We returned to the shop through cooling streets in time to see people hurrying, hurrying to make it to wherever they were going to break the fast, to feel the streets begin to empty, then to watch as shop-workers brought trays of harira to each other, hard-cooked eggs and little papers of salt, fresh-squeezed orange juice, coils of sticky sesame-and-honey confection. We sat in the entrance of Abdellah’s shop, Hazel on a tiny-tiny stool he’d brought out from the back of his shop for her, paused with everyone—at seven o’clock exactly—to listen to the muezzin’s call from a small mosque around the corner, and then began to eat. (The soup was thick, made with tomatoes and chickpeas, onions, rice, ginger and saffron—delicious.) The whole scene—to be of it but also in it, to have been invited to share the evening’s first meal, to watch this man with glasses alternately on his nose and perched on his head sitting outside his shop on the cobbles, having given his seat to Paul, smoking away on his Winstons (in the month of Ramadan you can’t smoke during the day)—the entirety of it was overwhelming. The sky deepened, Hazel pointed out a star, and soon the waxing moon rose above the roof-line opposite the shop. Abdellah asked again, nodding, really you’ll be here the whole year?—and invited us to come back, to meet his family (my wife could do henna for you, he’d said when I showed him my embarrassed hand), and we gave him our address. Time to go—Hazel is the clock. We said our thanks, which seemed exceptionally paltry in exchange for such generosity, said that we’d come again, as he’d insisted we should whenever in the souks, then wheeled Hazel out into the night. It was good to walk the half hour home, to move through the dark and think and wonder about the evening. (Hazel ran most of the way once we left the Medina, incidentally, wound circles around us, literally, weaving among the arcades along Mohammed V.)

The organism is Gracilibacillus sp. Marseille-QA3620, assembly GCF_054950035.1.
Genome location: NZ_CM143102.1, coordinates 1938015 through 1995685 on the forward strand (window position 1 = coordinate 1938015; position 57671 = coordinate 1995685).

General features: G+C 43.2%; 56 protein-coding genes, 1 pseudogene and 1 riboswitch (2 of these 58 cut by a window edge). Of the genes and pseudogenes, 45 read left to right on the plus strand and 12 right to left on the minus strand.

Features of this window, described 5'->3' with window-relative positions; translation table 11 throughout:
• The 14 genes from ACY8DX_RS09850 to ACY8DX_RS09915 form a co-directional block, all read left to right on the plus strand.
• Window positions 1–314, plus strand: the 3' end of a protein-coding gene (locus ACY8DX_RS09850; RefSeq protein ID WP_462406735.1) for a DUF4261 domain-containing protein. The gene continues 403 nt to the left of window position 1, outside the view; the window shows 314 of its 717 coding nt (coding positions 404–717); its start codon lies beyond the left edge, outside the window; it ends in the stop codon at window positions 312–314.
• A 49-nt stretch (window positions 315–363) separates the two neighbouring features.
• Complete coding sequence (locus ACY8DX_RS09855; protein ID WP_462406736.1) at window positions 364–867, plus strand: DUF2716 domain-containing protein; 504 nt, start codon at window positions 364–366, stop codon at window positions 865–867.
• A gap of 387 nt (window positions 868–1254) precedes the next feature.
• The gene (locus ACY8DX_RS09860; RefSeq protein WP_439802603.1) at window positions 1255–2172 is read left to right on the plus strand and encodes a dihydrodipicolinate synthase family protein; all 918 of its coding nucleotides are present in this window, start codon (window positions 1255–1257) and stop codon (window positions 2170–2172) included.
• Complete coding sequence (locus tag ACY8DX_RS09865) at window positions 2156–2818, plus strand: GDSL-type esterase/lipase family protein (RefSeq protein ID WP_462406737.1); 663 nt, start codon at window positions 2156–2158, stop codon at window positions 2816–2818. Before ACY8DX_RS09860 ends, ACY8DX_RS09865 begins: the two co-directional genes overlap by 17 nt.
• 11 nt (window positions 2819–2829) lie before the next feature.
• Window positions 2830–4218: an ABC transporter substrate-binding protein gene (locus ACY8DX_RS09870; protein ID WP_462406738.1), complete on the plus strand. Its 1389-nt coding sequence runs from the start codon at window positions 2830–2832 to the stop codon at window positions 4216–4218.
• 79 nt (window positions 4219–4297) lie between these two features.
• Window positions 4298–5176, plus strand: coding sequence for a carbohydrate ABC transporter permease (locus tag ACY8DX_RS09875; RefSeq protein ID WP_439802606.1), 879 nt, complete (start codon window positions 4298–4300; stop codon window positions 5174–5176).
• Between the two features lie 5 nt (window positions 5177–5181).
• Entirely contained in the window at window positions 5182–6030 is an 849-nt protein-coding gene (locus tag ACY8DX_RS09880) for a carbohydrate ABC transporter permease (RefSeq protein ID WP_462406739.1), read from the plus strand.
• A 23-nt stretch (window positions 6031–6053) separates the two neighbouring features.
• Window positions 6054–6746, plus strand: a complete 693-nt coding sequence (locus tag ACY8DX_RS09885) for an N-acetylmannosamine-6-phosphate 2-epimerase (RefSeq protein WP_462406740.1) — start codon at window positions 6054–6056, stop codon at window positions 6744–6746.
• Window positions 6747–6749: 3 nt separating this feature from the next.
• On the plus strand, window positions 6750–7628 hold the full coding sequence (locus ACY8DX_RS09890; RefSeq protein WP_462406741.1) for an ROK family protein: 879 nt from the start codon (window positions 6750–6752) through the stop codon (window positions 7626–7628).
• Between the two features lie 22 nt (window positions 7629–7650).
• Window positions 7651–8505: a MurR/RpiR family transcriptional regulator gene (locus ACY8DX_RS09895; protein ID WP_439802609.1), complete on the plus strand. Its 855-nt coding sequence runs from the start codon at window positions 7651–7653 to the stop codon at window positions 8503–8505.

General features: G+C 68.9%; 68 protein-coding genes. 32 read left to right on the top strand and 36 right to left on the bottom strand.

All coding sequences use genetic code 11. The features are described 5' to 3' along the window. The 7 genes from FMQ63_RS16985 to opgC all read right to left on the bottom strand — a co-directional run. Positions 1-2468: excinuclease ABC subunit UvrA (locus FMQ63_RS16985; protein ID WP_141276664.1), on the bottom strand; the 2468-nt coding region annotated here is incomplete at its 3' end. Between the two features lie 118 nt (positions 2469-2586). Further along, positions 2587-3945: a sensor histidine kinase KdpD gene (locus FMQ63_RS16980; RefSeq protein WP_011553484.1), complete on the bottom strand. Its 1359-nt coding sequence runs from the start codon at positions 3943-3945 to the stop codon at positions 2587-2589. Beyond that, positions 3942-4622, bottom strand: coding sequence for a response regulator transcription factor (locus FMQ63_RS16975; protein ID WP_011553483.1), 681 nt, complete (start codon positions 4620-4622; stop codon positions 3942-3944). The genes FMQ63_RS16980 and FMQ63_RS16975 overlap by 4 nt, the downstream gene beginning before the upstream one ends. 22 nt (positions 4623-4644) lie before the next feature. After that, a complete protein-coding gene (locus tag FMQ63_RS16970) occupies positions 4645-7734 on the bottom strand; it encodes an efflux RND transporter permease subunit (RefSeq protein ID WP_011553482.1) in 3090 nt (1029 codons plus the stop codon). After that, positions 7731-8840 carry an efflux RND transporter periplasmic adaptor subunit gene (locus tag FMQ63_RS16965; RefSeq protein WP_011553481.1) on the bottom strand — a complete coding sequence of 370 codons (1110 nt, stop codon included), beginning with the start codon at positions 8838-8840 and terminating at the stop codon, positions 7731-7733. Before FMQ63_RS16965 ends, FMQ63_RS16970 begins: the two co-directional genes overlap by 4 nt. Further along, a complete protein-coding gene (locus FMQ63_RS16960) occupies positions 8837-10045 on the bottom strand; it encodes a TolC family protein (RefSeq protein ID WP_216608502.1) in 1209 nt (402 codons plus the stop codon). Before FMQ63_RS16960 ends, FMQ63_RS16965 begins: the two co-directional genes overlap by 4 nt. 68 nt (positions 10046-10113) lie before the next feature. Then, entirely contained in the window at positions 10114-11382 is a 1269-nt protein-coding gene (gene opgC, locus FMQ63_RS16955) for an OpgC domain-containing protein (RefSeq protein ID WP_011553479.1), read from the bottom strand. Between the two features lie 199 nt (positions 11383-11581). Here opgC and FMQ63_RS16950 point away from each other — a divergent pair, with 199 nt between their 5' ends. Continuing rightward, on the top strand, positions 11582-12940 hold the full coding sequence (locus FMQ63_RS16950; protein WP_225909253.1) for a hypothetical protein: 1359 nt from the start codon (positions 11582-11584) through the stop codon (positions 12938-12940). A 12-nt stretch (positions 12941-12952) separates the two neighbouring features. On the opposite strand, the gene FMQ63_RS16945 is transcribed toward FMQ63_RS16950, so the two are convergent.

In the few days since the evening with Abdellah and in the process of writing, I’ve been thinking a lot about memory—seeing the Medina in all its overwhelming, over-stuffed, over-abundant glory as metaphor, as memory itself: what if you could walk through your own teeming gallery of memories and, leaning out at you, asking you if you need directions, would be your confident ten-year old self, or Teddy Clements who moved off your old street when you were five and have never seen since, or there for sale your favorite plaid skirt from third grade? I’m thinking about relentless time, relentlessly unspooling, each second wedded to his brothers on either side—in contrast to the unhinging and illogical, unkempt and disordered tangle of what has been. Even the writing of it all down just jangles it a particular way, never as clear as the way it must have happened.